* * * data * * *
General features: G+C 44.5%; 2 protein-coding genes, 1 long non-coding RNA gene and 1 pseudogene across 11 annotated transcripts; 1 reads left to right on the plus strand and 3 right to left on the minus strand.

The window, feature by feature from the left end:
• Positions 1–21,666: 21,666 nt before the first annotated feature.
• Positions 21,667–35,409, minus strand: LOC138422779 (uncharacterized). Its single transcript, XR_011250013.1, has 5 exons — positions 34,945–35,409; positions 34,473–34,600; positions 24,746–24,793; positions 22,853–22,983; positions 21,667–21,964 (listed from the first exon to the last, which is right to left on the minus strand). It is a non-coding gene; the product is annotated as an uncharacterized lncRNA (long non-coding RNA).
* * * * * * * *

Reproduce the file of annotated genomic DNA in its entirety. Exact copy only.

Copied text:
General features: G+C 44.5%; 2 protein-coding genes, 1 long non-coding RNA gene and 1 pseudogene across 11 annotated transcripts; 1 reads left to right on the plus strand and 3 right to left on the minus strand.

The window, feature by feature from the left end:
• Positions 1–21,666: 21,666 nt before the first annotated feature.
• Positions 21,667–35,409, minus strand: LOC138422779 (uncharacterized). Its single transcript, XR_011250013.1, has 5 exons — positions 34,945–35,409; positions 34,473–34,600; positions 24,746–24,793; positions 22,853–22,983; positions 21,667–21,964 (listed from the first exon to the last, which is right to left on the minus strand). It is a non-coding gene; the product is annotated as an uncharacterized lncRNA (long non-coding RNA).